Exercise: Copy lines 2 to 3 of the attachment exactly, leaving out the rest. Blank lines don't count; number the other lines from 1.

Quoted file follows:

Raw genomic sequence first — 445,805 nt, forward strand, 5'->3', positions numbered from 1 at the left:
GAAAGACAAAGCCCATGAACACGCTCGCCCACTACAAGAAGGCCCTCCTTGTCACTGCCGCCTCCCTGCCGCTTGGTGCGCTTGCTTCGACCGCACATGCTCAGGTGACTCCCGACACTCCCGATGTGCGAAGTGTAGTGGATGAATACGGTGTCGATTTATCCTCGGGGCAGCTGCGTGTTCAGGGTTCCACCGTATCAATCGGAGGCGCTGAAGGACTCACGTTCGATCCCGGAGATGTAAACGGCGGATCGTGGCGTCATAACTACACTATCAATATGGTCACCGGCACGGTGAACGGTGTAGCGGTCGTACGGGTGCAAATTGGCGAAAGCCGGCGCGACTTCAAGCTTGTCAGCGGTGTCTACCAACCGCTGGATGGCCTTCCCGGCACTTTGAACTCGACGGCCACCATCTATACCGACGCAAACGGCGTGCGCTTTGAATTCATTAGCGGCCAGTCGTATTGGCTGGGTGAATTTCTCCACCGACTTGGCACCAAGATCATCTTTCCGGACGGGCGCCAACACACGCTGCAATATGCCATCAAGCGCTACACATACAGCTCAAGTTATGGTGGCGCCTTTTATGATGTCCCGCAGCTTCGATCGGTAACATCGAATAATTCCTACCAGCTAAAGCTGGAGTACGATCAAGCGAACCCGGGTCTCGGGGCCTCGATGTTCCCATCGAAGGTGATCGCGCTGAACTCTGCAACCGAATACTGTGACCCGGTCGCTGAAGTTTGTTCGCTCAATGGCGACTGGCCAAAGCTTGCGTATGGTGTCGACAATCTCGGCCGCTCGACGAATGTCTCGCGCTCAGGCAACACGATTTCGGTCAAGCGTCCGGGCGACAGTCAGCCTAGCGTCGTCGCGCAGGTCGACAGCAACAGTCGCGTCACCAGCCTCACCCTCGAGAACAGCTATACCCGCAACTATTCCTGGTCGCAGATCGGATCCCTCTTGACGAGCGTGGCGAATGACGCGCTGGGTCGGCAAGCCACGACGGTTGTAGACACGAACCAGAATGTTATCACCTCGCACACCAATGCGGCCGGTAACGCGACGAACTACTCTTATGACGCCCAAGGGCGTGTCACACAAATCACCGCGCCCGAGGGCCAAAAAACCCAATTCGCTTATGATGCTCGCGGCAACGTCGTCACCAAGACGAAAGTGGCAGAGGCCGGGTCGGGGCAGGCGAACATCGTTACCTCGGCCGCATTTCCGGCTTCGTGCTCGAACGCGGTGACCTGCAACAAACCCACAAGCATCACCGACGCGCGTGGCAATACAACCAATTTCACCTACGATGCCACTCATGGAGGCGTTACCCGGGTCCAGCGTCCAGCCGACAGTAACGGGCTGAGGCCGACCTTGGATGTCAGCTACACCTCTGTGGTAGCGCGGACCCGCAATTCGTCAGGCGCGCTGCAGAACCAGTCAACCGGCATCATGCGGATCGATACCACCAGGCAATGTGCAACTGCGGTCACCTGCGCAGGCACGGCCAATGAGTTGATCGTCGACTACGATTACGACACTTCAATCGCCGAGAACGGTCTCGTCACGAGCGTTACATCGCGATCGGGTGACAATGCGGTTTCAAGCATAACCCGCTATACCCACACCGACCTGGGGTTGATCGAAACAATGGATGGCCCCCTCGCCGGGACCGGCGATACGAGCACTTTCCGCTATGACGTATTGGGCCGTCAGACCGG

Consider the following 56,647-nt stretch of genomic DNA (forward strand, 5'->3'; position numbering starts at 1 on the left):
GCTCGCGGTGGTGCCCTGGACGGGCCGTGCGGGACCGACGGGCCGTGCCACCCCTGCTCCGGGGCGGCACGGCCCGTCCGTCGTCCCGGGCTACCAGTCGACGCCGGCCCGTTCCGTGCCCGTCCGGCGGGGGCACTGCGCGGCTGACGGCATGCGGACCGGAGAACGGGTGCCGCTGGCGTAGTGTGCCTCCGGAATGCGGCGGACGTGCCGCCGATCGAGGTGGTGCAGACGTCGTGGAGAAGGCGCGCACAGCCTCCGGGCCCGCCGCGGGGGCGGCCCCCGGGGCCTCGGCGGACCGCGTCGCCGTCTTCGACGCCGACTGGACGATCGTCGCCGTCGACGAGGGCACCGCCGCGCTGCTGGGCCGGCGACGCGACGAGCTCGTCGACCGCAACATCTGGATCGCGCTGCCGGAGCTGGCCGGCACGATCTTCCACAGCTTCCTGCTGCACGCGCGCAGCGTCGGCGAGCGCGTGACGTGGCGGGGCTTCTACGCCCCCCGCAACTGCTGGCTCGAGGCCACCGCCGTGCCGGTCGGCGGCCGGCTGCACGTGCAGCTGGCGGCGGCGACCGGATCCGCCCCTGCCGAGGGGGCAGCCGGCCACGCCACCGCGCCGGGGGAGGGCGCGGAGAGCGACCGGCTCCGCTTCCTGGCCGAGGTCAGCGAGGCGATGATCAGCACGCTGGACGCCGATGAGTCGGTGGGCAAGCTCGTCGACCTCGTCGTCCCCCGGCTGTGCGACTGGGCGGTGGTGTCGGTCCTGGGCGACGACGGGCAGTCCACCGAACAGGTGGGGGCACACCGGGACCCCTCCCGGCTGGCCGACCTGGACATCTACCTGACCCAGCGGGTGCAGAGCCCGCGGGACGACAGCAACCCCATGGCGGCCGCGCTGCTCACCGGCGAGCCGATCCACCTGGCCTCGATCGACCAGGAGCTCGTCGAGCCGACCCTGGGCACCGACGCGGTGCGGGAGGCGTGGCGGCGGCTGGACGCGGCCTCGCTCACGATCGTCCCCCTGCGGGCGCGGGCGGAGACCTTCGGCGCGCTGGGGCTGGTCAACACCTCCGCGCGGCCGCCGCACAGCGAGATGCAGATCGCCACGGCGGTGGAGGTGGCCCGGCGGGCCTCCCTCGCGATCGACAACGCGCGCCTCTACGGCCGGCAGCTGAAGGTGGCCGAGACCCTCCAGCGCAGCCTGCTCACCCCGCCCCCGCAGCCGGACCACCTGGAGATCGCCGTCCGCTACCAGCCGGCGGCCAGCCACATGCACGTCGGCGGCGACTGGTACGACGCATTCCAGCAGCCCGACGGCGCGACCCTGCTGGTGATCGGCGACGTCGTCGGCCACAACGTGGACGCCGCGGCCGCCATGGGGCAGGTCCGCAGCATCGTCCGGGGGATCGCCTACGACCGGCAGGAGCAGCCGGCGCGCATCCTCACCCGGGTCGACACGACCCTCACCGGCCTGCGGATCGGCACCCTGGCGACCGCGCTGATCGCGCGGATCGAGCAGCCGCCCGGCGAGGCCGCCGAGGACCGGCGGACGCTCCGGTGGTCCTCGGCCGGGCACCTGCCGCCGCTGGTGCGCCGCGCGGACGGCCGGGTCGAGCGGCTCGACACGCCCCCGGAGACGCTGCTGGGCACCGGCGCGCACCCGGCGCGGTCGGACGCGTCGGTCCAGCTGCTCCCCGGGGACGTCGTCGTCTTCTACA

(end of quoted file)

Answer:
GAAAGACAAAGCCCATGAACACGCTCGCCCACTACAAGAAGGCCCTCCTTGTCACTGCCGCCTCCCTGCCGCTTGGTGCGCTTGCTTCGACCGCACATGCTCAGGTGACTCCCGACACTCCCGATGTGCGAAGTGTAGTGGATGAATACGGTGTCGATTTATCCTCGGGGCAGCTGCGTGTTCAGGGTTCCACCGTATCAATCGGAGGCGCTGAAGGACTCACGTTCGATCCCGGAGATGTAAACGGCGGATCGTGGCGTCATAACTACACTATCAATATGGTCACCGGCACGGTGAACGGTGTAGCGGTCGTACGGGTGCAAATTGGCGAAAGCCGGCGCGACTTCAAGCTTGTCAGCGGTGTCTACCAACCGCTGGATGGCCTTCCCGGCACTTTGAACTCGACGGCCACCATCTATACCGACGCAAACGGCGTGCGCTTTGAATTCATTAGCGGCCAGTCGTATTGGCTGGGTGAATTTCTCCACCGACTTGGCACCAAGATCATCTTTCCGGACGGGCGCCAACACACGCTGCAATATGCCATCAAGCGCTACACATACAGCTCAAGTTATGGTGGCGCCTTTTATGATGTCCCGCAGCTTCGATCGGTAACATCGAATAATTCCTACCAGCTAAAGCTGGAGTACGATCAAGCGAACCCGGGTCTCGGGGCCTCGATGTTCCCATCGAAGGTGATCGCGCTGAACTCTGCAACCGAATACTGTGACCCGGTCGCTGAAGTTTGTTCGCTCAATGGCGACTGGCCAAAGCTTGCGTATGGTGTCGACAATCTCGGCCGCTCGACGAATGTCTCGCGCTCAGGCAACACGATTTCGGTCAAGCGTCCGGGCGACAGTCAGCCTAGCGTCGTCGCGCAGGTCGACAGCAACAGTCGCGTCACCAGCCTCACCCTCGAGAACAGCTATACCCGCAACTATTCCTGGTCGCAGATCGGATCCCTCTTGACGAGCGTGGCGAATGACGCGCTGGGTCGGCAAGCCACGACGGTTGTAGACACGAACCAGAATGTTATCACCTCGCACACCAATGCGGCCGGTAACGCGACGAACTACTCTTATGACGCCCAAGGGCGTGTCACACAAATCACCGCGCCCGAGGGCCAAAAAACCCAATTCGCTTATGATGCTCGCGGCAACGTCGTCACCAAGACGAAAGTGGCAGAGGCCGGGTCGGGGCAGGCGAACATCGTTACCTCGGCCGCATTTCCGGCTTCGTGCTCGAACGCGGTGACCTGCAACAAACCCACAAGCATCACCGACGCGCGTGGCAATACAACCAATTTCACCTACGATGCCACTCATGGAGGCGTTACCCGGGTCCAGCGTCCAGCCGACAGTAACGGGCTGAGGCCGACCTTGGATGTCAGCTACACCTCTGTGGTAGCGCGGACCCGCAATTCGTCAGGCGCGCTGCAGAACCAGTCAACCGGCATCATGCGGATCGATACCACCAGGCAATGTGCAACTGCGGTCACCTGCGCAGGCACGGCCAATGAGTTGATCGTCGACTACGATTACGACACTTCAATCGCCGAGAACGGTCTCGTCACGAGCGTTACATCGCGATCGGGTGACAATGCGGTTTCAAGCATAACCCGCTATACCCACACCGACCTGGGGTTGATCGAAACAATGGATGGCCCCCTCGCCGGGACCGGCGATACGAGCACTTTCCGCTATGACGTATTGGGCCGTCAGACCGG

Consider the following 56,647-nt stretch of genomic DNA (forward strand, 5'->3'; position numbering starts at 1 on the left):